20 Grace Tully acted as one
of Roosevelt's chief secretaries throughout his entire administration. The
president was drawn to the woman described by Dr. Ross McIntire as "gay,
able, [and] charming." McIntire, White House Physician, 70. As Grace
Tully recorded in her lively recollections, Roosevelt was "literally a hero
to those others who know so well the physical toll of infantile." Tully,
F.D.R., My Boss, 39.
21 Major DeWitt Greer, a
member of the U.S. Army Signal Corps, was the chief of communication. He
set up a short-wave operation in Frank Allcorn's barn at the barbecue on
the day of Roosevelt's death.
22 Graham Jackson, a black
recruiting officer in the Coast guard at Macon, Georgia, was Roosevelt's favorite
musician. He had performed for him on numerous occasions and was scheduled
to do so again at the minstrel show. He was equally talented playing the
accordion or piano. A moving photograph of a tearful Jackson with his accordion
at the Warm Springs ceremonies was circulated worldwide.
23 Frank W. Allcorn was the
mayor of Warm Springs and a friend of President Roosevelt.
24 Mabel Irwin was the wife
of Chief surgeon Charles Irwin. She had no official position at the foundation,
but was involved in many volunteer activities.
25 Benjamin F. Mize served
from 1944-1945 as pastor of the First Methodist Church in nearby Manchester,
26 William D. Hassett often
filled in for Stephen T. Early as press secretary on out-of-town trips. He
and the president liked each other, had much in common, and carried on long
conversations. Less than a week before Roosevelt died, the erudite Hassett
expressed fears about the president's health to Dr. Bruenn. It was Hassett,
described by Grace Tully as "a truly cultured man," who officially announced
the president's death. Tully, F.D.R., My Boss, 156.
27 Captain Ford (first name
unknown) was in charge of a marine detachment at the foundation.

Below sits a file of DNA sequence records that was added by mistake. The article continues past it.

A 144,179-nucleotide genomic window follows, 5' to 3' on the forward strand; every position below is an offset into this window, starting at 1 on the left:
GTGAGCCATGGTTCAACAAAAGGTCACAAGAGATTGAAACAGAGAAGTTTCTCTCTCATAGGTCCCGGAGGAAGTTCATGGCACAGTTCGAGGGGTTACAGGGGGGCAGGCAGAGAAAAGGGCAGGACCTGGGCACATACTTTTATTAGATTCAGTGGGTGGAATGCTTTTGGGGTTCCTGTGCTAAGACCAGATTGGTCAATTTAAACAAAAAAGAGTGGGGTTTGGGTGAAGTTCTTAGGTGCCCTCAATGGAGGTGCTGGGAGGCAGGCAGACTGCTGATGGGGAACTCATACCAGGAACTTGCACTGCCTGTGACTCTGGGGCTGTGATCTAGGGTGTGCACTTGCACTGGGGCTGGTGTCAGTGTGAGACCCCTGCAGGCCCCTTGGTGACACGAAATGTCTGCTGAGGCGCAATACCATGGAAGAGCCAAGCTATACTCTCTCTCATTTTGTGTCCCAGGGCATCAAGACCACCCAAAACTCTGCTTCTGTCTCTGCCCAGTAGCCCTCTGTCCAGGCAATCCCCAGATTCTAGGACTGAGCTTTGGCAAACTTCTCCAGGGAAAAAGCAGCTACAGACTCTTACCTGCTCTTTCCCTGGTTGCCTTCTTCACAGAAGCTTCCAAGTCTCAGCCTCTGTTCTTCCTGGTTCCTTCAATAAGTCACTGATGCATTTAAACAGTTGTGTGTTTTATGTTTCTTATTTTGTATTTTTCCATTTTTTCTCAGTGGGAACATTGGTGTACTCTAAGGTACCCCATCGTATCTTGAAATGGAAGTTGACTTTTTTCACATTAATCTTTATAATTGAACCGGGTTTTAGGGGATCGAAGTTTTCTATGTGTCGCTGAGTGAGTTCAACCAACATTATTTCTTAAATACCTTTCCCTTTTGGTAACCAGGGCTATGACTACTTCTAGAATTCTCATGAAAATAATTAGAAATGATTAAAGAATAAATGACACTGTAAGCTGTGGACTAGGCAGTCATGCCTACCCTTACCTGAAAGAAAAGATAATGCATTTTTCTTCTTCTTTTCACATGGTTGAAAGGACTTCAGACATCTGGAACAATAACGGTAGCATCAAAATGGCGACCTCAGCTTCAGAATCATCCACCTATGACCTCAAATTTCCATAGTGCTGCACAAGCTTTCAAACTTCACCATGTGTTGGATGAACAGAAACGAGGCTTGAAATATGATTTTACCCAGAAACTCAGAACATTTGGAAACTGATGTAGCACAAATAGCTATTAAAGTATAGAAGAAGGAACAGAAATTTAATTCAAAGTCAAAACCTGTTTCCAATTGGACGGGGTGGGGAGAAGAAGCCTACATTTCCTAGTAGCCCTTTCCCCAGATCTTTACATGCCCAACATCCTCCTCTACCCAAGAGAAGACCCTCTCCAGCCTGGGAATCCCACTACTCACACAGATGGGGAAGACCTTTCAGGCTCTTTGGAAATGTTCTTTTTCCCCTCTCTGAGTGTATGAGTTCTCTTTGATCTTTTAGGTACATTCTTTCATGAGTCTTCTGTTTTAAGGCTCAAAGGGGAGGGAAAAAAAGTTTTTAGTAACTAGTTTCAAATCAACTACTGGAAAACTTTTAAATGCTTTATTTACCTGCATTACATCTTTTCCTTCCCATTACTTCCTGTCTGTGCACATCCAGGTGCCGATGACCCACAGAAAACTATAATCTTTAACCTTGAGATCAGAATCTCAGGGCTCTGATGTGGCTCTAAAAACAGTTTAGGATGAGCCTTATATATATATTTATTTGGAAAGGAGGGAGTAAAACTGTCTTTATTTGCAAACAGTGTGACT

28 Eleanor Roosevelt was
in Washington when her husband died. Hearing of his collapse, she excused
herself from a meeting and rushed to the White House. Dr. McIntire and Steve
Early informed her of Roosevelt's death, and she immediately flew to Warm
29 Vice Admiral Ross T. McIntire
served as the Navy surgeon general. He had acted as the president's personal
physician since Roosevelt's inauguration in 1933. A great admirer of the president,
he praised from a medical perspective Roosevelt's refusal to "accept invalidism
as a rule of life. . . ." Although McIntire usually accompanied the president
on all trips, he had promised to testify before a congressional investigative
committee. Less than a year after Roosevelt's death, McIntire wrote, "War
Springs, to my mind, is the real monument to Franklin Roosevelt." After all,
McIntire continued, "it was his guiding hand and compassionate heart that
built up a run-down health resort into a great national institution, offering
treatment to five and six hundred patients a year, regardless of race, creed,
or ability to pay." McIntire, White House Physician, 5, 43-44.
30 George H. Huntington,
acting as the vice president of Roberts College in Istanbul, was struck down
by polio in the 1920s. Huntington sought treatment at Warm Springs and eventually
moved there permanently with his wife, Elizabeth Dodge. The Congregational
Church minister and the president socialized often.
31 Alice Lou Plastridge first
treated Roosevelt at Horseneck Beach, Massachusetts in 1925. They took an
instant liking to each other. Due to her efforts, walking with crutches became
much easier for Roosevelt. He spoke enthusiastically of his Warm Springs
plans during their sessions, and in 1927 Alice was hired. She soon became
director of physiotherapy.
32 Charles Edwin Irwin, known
as "Dr. Ed." became chief surgeon and medical director of the foundation in
1933. He had graduated from Emory University medical School in 1932. During
his lengthy tenure Dr. Irwin became world-renowned in the field of poliomyelitis
surgery. Esteemed by Roosevelt, and "literally adored" by his patients, Irwin
retired in 1955. See Bette Jane Synder, "Eulogy to Charles Edwin Irwin,"
1962, on file at Warm Springs Foundation Library, Warm Springs, Georgia.
33 Dowdell's Knob is located
six to eight miles south of Warm Springs on Pine Mountain. Its elevation,
almost 1,400 feet, provides a panoramic view of the valley. It was the president's
favorite site. Betty Brown recalled, "He would spread a blanket on the rocks
and thoroughly enjoy himself." Betty Brown to author, May 15, 1990.